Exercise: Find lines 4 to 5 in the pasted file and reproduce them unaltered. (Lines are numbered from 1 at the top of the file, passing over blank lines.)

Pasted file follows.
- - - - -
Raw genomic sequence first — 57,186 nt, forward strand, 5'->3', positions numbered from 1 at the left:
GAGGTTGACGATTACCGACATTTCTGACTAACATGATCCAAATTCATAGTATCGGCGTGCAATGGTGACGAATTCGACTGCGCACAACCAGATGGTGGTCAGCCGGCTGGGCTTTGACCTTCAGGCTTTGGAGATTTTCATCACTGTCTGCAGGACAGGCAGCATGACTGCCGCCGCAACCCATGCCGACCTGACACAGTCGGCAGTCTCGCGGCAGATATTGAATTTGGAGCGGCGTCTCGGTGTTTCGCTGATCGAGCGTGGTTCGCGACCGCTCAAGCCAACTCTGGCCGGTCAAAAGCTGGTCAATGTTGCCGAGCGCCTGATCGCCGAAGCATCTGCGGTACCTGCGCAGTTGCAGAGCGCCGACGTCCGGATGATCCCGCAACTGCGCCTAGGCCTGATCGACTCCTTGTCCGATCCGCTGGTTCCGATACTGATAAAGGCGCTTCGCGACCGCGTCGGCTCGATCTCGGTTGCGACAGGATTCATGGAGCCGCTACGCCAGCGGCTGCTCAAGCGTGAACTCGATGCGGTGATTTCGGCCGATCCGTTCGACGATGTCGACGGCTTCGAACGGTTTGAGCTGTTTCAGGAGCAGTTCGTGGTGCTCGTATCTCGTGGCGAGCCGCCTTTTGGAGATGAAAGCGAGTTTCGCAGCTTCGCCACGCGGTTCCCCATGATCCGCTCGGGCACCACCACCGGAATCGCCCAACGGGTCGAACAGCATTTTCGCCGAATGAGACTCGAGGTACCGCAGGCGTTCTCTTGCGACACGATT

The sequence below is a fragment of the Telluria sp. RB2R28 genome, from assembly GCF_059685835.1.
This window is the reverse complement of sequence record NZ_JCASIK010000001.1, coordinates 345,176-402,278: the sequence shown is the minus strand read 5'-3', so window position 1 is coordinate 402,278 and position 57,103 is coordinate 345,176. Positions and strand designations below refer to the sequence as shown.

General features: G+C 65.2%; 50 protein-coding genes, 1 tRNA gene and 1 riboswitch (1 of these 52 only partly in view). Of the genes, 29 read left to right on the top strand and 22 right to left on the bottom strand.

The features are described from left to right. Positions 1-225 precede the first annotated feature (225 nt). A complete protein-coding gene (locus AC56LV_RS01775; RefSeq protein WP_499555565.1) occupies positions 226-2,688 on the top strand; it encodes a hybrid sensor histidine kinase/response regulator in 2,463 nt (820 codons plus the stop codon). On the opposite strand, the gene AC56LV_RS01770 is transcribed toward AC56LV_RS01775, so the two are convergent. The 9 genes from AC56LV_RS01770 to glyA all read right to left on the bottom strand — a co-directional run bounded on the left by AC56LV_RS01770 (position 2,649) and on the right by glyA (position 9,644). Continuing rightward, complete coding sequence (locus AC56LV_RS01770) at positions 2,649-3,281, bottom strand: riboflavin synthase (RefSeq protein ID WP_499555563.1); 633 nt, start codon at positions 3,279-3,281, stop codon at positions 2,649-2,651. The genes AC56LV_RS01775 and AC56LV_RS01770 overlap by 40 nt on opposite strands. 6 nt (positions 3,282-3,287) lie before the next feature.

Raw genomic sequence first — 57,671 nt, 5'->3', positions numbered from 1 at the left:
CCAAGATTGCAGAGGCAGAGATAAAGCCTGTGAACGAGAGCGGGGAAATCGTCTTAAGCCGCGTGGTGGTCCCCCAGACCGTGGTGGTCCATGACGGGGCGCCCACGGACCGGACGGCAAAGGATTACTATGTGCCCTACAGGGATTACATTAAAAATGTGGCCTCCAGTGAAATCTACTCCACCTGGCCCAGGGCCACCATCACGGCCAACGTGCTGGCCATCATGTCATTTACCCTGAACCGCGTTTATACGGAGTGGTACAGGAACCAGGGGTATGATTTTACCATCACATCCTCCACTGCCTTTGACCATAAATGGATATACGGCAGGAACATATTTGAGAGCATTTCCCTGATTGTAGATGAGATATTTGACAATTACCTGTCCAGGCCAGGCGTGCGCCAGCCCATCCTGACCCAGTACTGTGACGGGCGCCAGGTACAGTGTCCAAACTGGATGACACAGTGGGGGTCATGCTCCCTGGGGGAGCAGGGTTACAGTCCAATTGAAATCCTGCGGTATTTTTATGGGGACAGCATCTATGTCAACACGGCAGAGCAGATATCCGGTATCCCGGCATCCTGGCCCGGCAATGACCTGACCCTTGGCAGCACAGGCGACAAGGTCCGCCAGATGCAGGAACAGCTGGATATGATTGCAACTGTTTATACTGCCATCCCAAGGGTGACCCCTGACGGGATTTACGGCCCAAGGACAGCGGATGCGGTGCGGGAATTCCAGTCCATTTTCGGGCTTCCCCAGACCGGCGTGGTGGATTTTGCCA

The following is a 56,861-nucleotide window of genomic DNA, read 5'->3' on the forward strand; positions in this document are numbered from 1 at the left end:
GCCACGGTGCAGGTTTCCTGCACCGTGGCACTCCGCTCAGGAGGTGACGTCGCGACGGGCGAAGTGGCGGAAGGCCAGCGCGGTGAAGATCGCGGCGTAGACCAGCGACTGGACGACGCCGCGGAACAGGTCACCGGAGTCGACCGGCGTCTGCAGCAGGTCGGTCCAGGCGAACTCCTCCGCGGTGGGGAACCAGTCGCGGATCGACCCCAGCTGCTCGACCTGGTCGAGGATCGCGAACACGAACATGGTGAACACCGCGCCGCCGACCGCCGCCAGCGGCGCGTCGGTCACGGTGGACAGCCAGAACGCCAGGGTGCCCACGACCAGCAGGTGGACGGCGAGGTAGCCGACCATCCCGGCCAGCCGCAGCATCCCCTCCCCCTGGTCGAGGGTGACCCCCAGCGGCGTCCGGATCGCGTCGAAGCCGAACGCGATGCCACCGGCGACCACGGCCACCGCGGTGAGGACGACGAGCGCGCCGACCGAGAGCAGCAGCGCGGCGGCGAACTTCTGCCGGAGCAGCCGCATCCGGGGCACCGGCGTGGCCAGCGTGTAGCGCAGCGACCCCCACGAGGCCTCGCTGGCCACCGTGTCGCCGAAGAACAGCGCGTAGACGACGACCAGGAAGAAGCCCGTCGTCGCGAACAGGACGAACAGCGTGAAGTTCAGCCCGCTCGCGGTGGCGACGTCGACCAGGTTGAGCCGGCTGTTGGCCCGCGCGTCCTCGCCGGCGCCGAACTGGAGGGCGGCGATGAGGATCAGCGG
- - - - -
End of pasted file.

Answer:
This window is the reverse complement of sequence record NZ_JCASIK010000001.1, coordinates 345,176-402,278: the sequence shown is the minus strand read 5'-3', so window position 1 is coordinate 402,278 and position 57,103 is coordinate 345,176. Positions and strand designations below refer to the sequence as shown.

General features: G+C 65.2%; 50 protein-coding genes, 1 tRNA gene and 1 riboswitch (1 of these 52 only partly in view). Of the genes, 29 read left to right on the top strand and 22 right to left on the bottom strand.